Why do some attorneys handle one or the other, but not both?
After an accident, you're exhausted. You've just been through a traumatic experience. All you want to do is hand everything over to someone who knows what they're doing. That person would be your attorney.
You do the right thing – you collect some candidates, you interview them like you would for a job, and you hire the one who looks the most qualified. But then you hear something strange:
“I don't handle property damage claims. I only handle personal injury claims.”
Um, I'm sorry. What?
Why wouldn't a lawyer handle both claims?
The issue is that many attorneys don't solely handle property damage claims in relation to car accidents. They will handle them in conjunction with a personal injury claim, true – but they won't do them alone.
Mack Babcock, a personal injury attorney from Denver, Colorado, explains why:
“Consider your run-of-the-mill car accident. The property damage is usually less than $5,000 and often less than $2,000. The dispute is usually over value and not liability. Meaning, the tortfeasor's carrier is not disputing liability, but isn't willing to pay what the victim wants them to. The difference might be a few hundred dollars, but usually no more than a few thousand. It really doesn't make sense for a client to incur a 33% to 40% contingency, plus costs, to fight over a few thousand dollars. It also doesn't make sense to pay an attorney hourly when attorneys usually charge $250 to $400 per hour. Even if they win the fight, they'll end up with less in the end.”
The other problem is that attorneys usually slow down the process (think about it – more cooks in the kitchen spoils the soup).
Property damage claims are normally worked out within days or weeks, and there are serious consequences when they are prolonged. For instance, the victim's insurance carrier will only pay for a rental car for a short period of time. Dragging that out will drive up costs and mean less for the victim if he or she ends up having to pay for transportation.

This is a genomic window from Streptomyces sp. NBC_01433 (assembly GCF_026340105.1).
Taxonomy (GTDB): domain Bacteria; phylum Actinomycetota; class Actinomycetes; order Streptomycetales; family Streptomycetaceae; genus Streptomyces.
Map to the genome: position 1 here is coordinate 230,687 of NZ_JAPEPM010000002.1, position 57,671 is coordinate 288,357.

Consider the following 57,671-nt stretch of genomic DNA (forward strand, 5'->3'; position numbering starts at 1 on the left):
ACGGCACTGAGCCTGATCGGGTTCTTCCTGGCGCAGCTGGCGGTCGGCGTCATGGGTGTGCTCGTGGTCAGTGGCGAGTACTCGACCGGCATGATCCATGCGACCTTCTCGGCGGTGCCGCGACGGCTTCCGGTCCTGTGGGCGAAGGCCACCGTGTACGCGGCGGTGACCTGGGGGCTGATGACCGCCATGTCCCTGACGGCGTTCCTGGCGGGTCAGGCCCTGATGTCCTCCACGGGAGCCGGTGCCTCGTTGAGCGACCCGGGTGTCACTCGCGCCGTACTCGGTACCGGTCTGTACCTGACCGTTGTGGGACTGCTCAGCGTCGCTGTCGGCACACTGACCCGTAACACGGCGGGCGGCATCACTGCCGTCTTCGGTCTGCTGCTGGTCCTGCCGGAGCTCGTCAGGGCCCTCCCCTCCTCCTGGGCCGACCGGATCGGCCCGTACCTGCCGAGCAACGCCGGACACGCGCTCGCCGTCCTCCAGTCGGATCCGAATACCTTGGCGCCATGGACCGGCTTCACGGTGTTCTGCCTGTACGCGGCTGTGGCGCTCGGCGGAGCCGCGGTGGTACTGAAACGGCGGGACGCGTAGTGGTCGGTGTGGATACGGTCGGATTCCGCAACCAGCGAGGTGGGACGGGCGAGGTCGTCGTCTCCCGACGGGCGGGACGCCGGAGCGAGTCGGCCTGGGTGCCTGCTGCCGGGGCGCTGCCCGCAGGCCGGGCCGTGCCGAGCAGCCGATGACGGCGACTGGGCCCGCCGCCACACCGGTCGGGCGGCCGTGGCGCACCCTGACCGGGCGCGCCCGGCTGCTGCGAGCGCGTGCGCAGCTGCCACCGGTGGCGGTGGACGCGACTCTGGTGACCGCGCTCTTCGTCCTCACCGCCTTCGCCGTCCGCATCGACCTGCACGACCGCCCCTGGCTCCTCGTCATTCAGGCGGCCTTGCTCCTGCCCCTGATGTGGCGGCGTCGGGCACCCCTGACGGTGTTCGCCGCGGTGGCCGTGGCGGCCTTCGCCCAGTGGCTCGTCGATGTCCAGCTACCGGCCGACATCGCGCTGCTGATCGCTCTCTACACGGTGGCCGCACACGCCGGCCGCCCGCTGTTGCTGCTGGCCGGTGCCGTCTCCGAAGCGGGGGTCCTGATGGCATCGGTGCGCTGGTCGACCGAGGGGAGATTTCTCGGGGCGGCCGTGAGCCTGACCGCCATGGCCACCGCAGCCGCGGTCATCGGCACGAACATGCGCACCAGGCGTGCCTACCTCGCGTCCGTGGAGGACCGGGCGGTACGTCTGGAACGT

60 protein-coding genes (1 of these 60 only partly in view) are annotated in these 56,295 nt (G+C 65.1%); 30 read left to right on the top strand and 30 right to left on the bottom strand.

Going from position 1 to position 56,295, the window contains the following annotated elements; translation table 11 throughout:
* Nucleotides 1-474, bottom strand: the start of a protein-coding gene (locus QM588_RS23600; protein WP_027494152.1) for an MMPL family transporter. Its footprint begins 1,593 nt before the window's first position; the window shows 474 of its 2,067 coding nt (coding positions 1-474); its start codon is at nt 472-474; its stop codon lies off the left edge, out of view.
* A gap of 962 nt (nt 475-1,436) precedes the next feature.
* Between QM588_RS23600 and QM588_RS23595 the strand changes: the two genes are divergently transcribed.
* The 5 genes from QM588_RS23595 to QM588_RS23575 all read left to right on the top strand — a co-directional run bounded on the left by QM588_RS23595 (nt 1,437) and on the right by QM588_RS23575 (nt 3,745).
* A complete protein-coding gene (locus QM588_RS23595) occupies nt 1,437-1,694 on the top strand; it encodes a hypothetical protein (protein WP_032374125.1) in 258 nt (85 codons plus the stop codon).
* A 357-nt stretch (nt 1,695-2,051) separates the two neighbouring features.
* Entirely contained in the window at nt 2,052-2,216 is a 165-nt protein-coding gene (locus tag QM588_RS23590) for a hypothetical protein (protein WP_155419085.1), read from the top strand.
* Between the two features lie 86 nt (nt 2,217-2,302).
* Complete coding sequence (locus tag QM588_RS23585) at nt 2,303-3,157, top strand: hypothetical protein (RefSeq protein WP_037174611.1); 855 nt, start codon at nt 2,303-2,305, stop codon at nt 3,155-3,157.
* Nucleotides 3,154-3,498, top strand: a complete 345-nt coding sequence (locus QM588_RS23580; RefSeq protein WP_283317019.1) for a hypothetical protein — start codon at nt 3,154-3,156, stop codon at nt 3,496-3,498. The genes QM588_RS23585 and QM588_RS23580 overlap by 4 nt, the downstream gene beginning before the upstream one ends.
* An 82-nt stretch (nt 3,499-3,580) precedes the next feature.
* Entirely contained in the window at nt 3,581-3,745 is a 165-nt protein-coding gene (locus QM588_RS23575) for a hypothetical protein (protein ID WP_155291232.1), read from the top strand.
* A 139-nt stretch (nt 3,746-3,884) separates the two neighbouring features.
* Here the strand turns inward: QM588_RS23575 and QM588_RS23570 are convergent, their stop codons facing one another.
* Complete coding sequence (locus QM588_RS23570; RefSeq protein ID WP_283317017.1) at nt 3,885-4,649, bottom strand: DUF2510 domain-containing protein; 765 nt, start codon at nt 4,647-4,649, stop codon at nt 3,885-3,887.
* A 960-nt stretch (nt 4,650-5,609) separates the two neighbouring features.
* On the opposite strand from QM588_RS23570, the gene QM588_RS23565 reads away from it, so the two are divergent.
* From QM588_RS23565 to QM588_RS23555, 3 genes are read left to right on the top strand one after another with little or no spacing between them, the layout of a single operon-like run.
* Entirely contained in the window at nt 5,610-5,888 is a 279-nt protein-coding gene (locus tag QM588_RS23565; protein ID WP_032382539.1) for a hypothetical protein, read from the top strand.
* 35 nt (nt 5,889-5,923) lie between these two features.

“Cars are a necessity,” says Texas attorney Neal Davis, “and being without one is a huge inconvenience…. Many times, the client's own insurance handles the property damage claim and seeks subrogation from the liable third party's carrier without the attorney ever getting involved. So many times, attorneys just handle the personal injury claim since the property damage claims are processed differently among the respective insurance carriers.”
Most people already have collision and comprehension coverage under their policies. These carriers have good faith obligations and must be considerate when resolving collision and comprehensive claims. Insurance companies also subscribe to inter-company arbitration, which makes it far less expensive for them to resolve property damage disputes.
“Essentially, what happens is that your own carrier fixes your car – less your deductible – immediately,” says Babcock. “They then go after the other carrier for reimbursement. If they can't agree, they submit the dispute to an organization that arbitrates tens of thousands of these things every day. It's just done on paper. The arbitrator looks at the docs and says who wins. The insurance carriers all subscribe to that process and so they automatically pay you whatever the arbitrator says. If your carrier wins, you get your deductible back, and your car has already been fixed.”
On the other hand, if you've damaged a Ferrari or smashed your car into a building, that is a different conversation that an attorney would want to have.
Higher-end property damage claims usually involve people running cars into buildings, houses, or other property that costs more than it would to fix a vehicle. Attorneys think in thirds because that is generally what they are looking to recover, so a third of a $150,000 claim is far more likely to net them a good paycheck.
Additionally, if you have a personal injury case that also involves a property damage claim (such as a car accident that involves injuries), attorneys would handle both at the same time. If the attorney handles the property damage claim as well and negotiates with the adjuster, then he or she would typically take part of the fee.
The moral of the story? Buy appropriate car insurance. That way, if you get into a car accident and need help, you know that you are covered.
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